As a corrections officer, Stevens said he had strapped on his gun before answering the door. "But I didn't have time to use it," he said. "Everything happened so fast."
Stevens added that he fled into the bathroom of the hotel room when he felt a "sting" in his back. "I stayed in the bathroom and played dead," he said. "I heard other explosions from the gun ringing out, then the room just went silent. Dowdye said nothing."
Stevens said that prior to being found by the hotel's owner, he tried to use his own blood to write Dowdye's name on the bathroom floor. "At one point, I felt that I wasn't going to make it," he said. "And there was so much blood, so I tried to write his name on the tiles of the bathroom."
Stevens sustained one gunshot wound to the abdomen, and another to the back — which punctured a lung and left bullet fragments in his chest. According to Dr. Sydney Comissiong, a general surgeon at Schneider Regional Medical Center, the fragments were "too small to remove."
James also sustained two wounds — one to the left cheek and another to the back of the head. According to Dr. Francisco Landron, medical examiner for St. Thomas-St. John, the bullet to the head was responsible for James' death.
Testimony given by Parker also indicates that the shot was fired at a downward angle of 38.5 degrees — indicating that James was lying face-down at the time the bullet entered her skull and became lodged in the brain.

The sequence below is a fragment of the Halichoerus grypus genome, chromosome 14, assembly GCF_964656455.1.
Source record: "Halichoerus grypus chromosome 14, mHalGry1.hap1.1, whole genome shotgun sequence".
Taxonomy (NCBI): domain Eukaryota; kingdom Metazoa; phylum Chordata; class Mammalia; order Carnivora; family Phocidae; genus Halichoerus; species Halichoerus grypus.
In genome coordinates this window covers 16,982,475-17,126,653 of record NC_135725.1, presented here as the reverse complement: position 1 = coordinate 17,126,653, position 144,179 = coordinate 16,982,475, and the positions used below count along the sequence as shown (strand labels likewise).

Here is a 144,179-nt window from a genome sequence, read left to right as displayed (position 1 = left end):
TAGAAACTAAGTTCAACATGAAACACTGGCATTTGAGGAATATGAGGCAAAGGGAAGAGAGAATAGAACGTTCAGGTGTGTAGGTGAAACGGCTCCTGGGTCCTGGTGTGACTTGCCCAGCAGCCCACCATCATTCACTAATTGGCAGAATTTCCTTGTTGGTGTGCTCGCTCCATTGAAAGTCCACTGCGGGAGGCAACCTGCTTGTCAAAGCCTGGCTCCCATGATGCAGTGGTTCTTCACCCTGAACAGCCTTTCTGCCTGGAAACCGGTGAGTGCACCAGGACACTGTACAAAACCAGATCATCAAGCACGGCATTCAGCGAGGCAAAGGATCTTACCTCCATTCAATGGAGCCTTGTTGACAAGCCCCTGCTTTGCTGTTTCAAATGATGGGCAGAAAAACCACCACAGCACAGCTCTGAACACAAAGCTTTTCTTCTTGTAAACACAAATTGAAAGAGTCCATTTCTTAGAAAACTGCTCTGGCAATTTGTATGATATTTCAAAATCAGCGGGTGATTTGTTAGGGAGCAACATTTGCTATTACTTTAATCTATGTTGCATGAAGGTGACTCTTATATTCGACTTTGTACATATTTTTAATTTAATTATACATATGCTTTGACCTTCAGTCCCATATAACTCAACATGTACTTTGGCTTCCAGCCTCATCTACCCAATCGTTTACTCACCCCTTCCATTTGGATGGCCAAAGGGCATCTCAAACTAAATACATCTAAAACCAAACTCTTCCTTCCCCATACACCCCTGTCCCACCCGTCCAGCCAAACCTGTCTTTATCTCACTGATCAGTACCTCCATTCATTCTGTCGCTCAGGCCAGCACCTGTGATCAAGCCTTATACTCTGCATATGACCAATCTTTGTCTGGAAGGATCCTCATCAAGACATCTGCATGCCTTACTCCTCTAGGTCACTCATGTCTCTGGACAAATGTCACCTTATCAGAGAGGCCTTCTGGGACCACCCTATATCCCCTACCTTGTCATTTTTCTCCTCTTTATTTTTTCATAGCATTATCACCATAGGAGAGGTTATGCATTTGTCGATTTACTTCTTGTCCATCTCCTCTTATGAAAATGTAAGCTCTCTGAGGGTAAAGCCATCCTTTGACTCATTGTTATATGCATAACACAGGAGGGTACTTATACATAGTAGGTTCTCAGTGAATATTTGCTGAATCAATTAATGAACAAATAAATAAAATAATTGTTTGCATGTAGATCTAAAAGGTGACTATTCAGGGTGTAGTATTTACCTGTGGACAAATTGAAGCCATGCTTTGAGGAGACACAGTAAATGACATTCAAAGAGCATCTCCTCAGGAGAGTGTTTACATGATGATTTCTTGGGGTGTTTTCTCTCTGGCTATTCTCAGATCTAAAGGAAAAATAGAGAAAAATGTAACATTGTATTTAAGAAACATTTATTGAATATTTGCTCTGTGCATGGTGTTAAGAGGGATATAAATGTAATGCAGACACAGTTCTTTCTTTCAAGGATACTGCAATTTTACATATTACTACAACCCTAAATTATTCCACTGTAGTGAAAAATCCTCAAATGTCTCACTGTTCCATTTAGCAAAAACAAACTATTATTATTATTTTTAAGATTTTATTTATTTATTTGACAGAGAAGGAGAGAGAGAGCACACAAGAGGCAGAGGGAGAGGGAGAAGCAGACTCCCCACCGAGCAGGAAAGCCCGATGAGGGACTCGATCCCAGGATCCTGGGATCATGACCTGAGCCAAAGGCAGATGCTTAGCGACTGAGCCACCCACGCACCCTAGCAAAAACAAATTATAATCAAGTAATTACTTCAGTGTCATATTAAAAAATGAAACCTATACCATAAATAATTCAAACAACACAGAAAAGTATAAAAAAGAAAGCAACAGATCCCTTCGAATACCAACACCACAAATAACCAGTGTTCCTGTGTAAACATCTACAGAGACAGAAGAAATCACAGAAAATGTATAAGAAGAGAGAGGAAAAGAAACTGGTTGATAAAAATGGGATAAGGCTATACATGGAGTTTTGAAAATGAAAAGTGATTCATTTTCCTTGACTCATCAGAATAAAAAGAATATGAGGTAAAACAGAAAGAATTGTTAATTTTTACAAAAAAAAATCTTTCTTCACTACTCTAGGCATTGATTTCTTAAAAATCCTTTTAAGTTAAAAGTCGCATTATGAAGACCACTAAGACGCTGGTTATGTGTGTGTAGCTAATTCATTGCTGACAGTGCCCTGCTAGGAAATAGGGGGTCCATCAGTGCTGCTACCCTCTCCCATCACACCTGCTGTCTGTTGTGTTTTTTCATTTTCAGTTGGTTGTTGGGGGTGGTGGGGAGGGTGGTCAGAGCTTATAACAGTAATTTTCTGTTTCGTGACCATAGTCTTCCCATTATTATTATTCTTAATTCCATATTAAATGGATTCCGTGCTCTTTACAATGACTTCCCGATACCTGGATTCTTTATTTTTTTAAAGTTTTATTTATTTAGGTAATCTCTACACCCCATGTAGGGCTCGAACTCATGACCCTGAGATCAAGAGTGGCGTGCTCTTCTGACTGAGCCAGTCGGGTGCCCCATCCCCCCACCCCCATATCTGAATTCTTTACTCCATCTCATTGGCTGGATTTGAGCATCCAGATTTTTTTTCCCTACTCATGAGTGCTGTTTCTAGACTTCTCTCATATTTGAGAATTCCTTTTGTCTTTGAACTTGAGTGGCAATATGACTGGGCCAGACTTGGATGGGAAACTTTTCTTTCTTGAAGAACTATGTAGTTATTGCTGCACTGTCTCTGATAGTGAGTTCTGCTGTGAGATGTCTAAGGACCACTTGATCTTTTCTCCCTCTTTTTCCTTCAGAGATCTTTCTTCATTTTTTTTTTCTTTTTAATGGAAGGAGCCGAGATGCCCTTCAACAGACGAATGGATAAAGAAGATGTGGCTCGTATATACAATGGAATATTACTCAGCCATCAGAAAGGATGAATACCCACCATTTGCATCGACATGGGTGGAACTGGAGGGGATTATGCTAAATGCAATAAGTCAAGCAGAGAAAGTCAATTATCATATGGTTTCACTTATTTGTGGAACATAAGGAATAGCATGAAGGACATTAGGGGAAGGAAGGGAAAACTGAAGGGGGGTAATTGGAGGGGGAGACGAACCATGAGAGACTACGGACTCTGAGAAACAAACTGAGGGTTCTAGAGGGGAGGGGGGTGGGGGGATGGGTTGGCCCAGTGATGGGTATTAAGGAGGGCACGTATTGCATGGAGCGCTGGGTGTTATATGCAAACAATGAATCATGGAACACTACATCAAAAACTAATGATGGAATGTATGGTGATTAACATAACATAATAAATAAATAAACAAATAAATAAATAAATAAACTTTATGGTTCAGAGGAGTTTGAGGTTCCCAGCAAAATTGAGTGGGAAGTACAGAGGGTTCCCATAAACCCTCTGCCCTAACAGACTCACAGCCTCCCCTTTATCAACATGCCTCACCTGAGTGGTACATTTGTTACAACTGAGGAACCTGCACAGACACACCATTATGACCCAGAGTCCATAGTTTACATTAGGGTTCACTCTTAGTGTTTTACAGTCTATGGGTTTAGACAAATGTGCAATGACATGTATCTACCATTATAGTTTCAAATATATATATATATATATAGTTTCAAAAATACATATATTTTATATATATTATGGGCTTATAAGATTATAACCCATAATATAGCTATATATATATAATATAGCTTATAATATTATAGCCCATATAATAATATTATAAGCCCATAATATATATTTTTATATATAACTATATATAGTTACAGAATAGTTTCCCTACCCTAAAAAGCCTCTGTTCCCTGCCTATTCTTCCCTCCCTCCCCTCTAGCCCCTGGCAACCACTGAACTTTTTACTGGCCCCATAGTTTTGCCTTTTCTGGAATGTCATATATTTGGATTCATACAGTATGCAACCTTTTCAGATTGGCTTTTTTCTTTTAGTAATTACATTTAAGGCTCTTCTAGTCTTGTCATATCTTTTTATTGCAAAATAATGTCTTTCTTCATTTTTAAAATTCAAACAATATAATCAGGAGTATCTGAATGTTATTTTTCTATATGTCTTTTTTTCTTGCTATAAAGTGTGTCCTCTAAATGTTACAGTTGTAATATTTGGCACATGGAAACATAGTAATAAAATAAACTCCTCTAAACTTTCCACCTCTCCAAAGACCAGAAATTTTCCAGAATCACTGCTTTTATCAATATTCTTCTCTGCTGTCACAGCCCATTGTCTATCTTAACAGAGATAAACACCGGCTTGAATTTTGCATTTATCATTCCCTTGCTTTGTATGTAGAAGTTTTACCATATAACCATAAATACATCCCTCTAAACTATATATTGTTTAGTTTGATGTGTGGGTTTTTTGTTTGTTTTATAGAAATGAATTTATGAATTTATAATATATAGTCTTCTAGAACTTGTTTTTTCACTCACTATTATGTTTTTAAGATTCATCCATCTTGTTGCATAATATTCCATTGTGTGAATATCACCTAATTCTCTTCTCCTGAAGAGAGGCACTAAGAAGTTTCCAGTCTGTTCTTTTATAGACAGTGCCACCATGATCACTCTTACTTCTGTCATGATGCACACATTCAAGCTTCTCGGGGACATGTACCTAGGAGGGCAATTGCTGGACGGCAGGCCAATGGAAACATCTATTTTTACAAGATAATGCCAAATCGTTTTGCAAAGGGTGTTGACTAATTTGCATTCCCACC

On Thursday, Hollar said that given the evidence, she would be denying Brusch's motion for acquittal.
Hollar said she would also not be supporting Brusch's request to include witness testimony on two previous incidents — one in which Dowdye shot "someone to protect the life of another individual" and another where Dowdye himself "was shot at."
Brusch said that exploring the two events could shed light on why Dowdye "acted the way he did" at the Bunker Hill Hotel.
However, prosecuting attorney Cornelius Williams argued that Brusch's request was a "just a backdoor attempt at an insanity plea."
"What counsel is trying to do is present a diminished-capacity defense, without allowing the people the right to obtain its own psychiatrist or psychologist to delve into the life of Mr. Dowdye," Williams said.
While Hollar said she would allow the defense to call witnesses to attest to events or circumstances related to the March 25 incident, she explained that she could not entertain testimony on the two previous shootings. "You're talking about classic post-traumatic stress syndrome," she said. "Which would have been fine, except you didn't present that argument pursuant to the law."
Taking a different approach, Brusch called a series of witnesses to testify on Dowdye's character, work ethic and moral values. All witnesses — including Dowdye's pastor, former co-workers and friends — described Dowdye as "kind, loving, trusting, hardworking and law-abiding."
While the prosecution contended that Dowdye was often involved in altercations — Paige and Williams described at least five different events where Dowdye allegedly made threats to emergency workers, pushed an elderly woman during Carnival and assaulted a series of other individuals — witnesses stuck to their opinions, calling Dowdye a "good friend and honest person."
Williams said that Dowdye and James were also involved in an incident last January at a local nightclub. At the time, Dowdye, who saw James on a "date with another man" allegedly grabbed her by the throat and "dragged her down the stairs," Williams said.
Witnesses said they could not comment on
the incident, since they were not there and "didn't know all the circumstances."
Brusch will continue to present his case when the trial resumes Friday at 9 a.m.